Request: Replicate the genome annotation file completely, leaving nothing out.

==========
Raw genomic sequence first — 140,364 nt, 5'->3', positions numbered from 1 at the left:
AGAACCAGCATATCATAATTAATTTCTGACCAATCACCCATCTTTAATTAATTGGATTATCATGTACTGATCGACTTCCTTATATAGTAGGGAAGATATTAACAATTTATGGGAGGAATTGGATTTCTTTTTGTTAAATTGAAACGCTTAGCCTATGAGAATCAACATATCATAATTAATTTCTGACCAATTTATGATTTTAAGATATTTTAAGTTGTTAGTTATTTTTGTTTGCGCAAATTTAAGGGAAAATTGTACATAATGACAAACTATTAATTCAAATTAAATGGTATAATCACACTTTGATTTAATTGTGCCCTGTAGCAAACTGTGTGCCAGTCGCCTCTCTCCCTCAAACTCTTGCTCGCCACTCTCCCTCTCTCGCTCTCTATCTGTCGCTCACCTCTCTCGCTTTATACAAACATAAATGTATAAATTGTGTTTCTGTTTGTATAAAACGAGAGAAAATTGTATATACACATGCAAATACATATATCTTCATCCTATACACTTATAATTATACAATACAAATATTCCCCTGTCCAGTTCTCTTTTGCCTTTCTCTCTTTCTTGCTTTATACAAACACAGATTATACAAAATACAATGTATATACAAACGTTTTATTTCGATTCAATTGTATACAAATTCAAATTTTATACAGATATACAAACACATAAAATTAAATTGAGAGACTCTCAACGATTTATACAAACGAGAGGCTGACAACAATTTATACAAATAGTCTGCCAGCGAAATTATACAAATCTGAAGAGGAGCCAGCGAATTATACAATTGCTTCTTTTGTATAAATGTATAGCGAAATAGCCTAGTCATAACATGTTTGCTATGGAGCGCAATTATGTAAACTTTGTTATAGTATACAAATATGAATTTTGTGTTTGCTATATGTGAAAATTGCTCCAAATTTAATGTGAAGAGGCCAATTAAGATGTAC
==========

Raw genomic sequence first — 140,364 nt, 5'->3', positions numbered from 1 at the left:
AGAACCAGCATATCATAATTAATTTCTGACCAATCACCCATCTTTAATTAATTGGATTATCATGTACTGATCGACTTCCTTATATAGTAGGGAAGATATTAACAATTTATGGGAGGAATTGGATTTCTTTTTGTTAAATTGAAACGCTTAGCCTATGAGAATCAACATATCATAATTAATTTCTGACCAATTTATGATTTTAAGATATTTTAAGTTGTTAGTTATTTTTGTTTGCGCAAATTTAAGGGAAAATTGTACATAATGACAAACTATTAATTCAAATTAAATGGTATAATCACACTTTGATTTAATTGTGCCCTGTAGCAAACTGTGTGCCAGTCGCCTCTCTCCCTCAAACTCTTGCTCGCCACTCTCCCTCTCTCGCTCTCTATCTGTCGCTCACCTCTCTCGCTTTATACAAACATAAATGTATAAATTGTGTTTCTGTTTGTATAAAACGAGAGAAAATTGTATATACACATGCAAATACATATATCTTCATCCTATACACTTATAATTATACAATACAAATATTCCCCTGTCCAGTTCTCTTTTGCCTTTCTCTCTTTCTTGCTTTATACAAACACAGATTATACAAAATACAATGTATATACAAACGTTTTATTTCGATTCAATTGTATACAAATTCAAATTTTATACAGATATACAAACACATAAAATTAAATTGAGAGACTCTCAACGATTTATACAAACGAGAGGCTGACAACAATTTATACAAATAGTCTGCCAGCGAAATTATACAAATCTGAAGAGGAGCCAGCGAATTATACAATTGCTTCTTTTGTATAAATGTATAGCGAAATAGCCTAGTCATAACATGTTTGCTATGGAGCGCAATTATGTAAACTTTGTTATAGTATACAAATATGAATTTTGTGTTTGCTATATGTGAAAATTGCTCCAAATTTAATGTGAAGAGGCCAATTAAGATGTAC